Richie's Picks: ART & MAX
- Richie's Picks: ART & MAX by David Wiesner, Clarion, October 2010, 40p., ISBN: 978-0-618-75663-6"When that fat old sun in the sky is falling,Summer evening birds are callingChildren's laughter in my earsThe last sunlight disappearsAnd if you see, don't make a soundPick your feet up off the groundAnd if you hear as the warm night fallsThe silver sound from a time so strangeSing to meSing to me"-- David Gilmour, 1970I've always found that any interactive educational process, when it is working, is a two-way street. The teacher evolves through teaching just as the student grows through learning. The artistic teen with whom I shared this groundbreaking picturebook believes it is even more generally the case that we are all constantly changing through interaction with everyone with whom we come in contact."I can paint too, Arthur!"David Wiesner begins ART & MAX, a tale of two reptilian artists and the transformative power of art, by paying a visual homage to some of his adolescent inspirations: George Herriman, Pete Townsend, and Pink Floyd. Being someone with a lot of happy, long-lived memories from 1970 -- age fifteen for me, fourteen for Wiesner -- I am dying to know what the other three stacked-up record albums he's depicted are. In fact, I've emailed some old friends to see if they could figure out the fifth one in the stack from the distinctive pattern on its spine. Nobody knows and now they are all waiting for the answer, too. (This is just like being back in high school, sitting around, deciphering album covers...)"'Arthur? What should I paint?'"'Well...you could paint me.'"'You? Really?'Arthur is the master artist and Max is the rambunctious beginner. In playing the role of the wiseguy -- taking Arthur literally and proceeding to cover him with paint -- Max instigates a journey through the exploration of artistic media. When Max covers Arthur with the paint, Arthur's fury causes the layer of paint to crack and then shatter, leaving Arthur depicted in a layer of pastels. Then Max points a fan in his direction, blowing away the pastels to reveal Arthur depicted in watercolors. Next, Max plies Arthur with water, which washes out the watercolors to reveal Arthur depicted as a line drawing. Grabbing Arthur's tail, Max unwinds what is left of Arthur and ends up with a jumble of thread-like line from which he then needs to reconstruct his mentor. Arthur, of course, will never be the same again."His eyes are the eyes that transmit all they knowSparkle warm crystalline glances to showThat he is your leader and he is your guideOn the amazing journey together you'll ride"-- Pete Townsend (1969)It is almost scary to see the extent of David Wiesner's magic through which he pushes the envelope book after book. Upon savoring that magic in ART & MAX for a while, one can just imagine some fourteen year-old aspiring artist getting his or her hands on this amazing journey of a picturebook and never again being the same.Richie Partington, MLIS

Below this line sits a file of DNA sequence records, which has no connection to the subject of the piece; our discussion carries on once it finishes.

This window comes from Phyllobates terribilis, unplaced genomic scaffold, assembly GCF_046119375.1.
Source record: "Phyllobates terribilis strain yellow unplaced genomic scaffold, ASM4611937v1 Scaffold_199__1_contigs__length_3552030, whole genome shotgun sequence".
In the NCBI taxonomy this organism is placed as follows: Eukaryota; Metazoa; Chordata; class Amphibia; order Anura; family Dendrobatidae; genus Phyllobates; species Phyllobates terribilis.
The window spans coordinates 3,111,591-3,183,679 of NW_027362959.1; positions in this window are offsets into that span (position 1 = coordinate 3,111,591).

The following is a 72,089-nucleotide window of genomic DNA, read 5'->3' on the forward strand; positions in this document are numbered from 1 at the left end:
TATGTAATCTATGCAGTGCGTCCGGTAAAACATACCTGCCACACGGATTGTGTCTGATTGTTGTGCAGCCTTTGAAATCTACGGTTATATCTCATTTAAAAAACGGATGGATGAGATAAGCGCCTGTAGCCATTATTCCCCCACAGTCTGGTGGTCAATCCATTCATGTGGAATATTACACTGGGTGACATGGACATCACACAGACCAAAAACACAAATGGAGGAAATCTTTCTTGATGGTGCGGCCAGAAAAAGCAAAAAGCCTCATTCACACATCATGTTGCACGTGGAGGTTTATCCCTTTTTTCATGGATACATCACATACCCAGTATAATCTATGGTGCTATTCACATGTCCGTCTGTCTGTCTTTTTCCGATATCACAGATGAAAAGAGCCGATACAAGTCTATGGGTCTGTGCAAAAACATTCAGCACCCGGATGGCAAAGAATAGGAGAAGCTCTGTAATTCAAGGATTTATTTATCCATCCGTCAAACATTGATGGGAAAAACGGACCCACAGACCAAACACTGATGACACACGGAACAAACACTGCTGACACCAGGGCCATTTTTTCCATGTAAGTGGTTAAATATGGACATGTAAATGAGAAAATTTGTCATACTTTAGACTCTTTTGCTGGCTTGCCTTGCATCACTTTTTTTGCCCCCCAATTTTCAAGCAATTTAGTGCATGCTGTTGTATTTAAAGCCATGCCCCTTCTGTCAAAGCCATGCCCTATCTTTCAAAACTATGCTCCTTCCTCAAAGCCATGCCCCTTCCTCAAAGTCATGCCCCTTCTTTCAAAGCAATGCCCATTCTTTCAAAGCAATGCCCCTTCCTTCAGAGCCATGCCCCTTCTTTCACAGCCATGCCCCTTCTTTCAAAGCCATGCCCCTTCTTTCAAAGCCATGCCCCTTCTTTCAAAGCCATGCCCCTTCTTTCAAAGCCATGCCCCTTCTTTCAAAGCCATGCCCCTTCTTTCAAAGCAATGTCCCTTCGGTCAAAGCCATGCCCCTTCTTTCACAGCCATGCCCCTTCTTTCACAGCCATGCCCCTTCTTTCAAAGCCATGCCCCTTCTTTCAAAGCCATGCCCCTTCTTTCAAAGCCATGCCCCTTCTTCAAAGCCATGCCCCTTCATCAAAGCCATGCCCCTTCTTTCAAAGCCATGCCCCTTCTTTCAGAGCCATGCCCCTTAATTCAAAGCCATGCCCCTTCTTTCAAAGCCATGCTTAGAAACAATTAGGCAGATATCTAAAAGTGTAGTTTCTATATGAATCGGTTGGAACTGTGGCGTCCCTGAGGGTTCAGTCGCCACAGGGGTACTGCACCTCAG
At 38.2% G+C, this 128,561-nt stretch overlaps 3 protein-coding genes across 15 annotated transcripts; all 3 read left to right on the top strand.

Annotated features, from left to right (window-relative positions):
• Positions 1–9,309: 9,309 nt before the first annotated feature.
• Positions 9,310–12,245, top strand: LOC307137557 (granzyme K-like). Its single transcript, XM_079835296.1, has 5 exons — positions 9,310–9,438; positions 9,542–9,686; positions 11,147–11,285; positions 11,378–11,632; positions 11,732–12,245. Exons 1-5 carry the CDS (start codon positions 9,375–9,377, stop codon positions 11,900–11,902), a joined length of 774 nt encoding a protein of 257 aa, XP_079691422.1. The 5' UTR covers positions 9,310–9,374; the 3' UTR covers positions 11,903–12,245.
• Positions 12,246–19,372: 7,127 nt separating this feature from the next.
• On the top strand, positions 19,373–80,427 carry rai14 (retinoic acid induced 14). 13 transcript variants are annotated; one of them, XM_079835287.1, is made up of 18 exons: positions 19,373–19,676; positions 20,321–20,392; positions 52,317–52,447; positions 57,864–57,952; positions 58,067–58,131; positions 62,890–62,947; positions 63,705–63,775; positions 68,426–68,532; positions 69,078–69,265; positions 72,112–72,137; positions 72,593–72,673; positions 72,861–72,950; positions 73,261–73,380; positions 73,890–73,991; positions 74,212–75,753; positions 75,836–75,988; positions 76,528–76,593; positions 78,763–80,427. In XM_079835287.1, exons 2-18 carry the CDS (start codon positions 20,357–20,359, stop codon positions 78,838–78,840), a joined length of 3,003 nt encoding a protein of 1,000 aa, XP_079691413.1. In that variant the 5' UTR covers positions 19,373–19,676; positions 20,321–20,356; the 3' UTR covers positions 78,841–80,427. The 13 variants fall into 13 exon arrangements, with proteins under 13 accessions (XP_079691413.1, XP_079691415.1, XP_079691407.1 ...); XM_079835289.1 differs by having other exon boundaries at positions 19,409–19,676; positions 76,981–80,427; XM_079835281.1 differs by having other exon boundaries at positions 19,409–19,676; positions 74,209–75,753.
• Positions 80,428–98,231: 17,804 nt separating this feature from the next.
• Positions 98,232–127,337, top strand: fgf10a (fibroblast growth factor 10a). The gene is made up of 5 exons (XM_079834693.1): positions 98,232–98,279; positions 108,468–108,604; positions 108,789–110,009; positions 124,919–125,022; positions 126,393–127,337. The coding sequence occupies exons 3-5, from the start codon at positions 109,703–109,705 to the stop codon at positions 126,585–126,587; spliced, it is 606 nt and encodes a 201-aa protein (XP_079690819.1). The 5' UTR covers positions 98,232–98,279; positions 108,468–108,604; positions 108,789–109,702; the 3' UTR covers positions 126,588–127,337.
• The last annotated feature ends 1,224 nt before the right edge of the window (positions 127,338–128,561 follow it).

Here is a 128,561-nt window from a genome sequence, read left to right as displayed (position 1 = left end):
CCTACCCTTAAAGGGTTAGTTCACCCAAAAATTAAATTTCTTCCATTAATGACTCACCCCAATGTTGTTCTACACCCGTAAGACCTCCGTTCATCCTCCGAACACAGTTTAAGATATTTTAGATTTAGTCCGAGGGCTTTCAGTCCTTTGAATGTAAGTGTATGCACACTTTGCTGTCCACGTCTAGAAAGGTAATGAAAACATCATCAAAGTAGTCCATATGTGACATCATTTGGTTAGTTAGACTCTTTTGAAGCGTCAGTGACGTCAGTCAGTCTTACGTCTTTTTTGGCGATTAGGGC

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FTC NOTICE: Richie receives free books from lots of publishers who hope he will Pick their books. You can figure that any review was written after reading and dog-earring a free copy received. Richie retains these review copies for his rereading pleasure and for use in his booktalks at schools and libraries.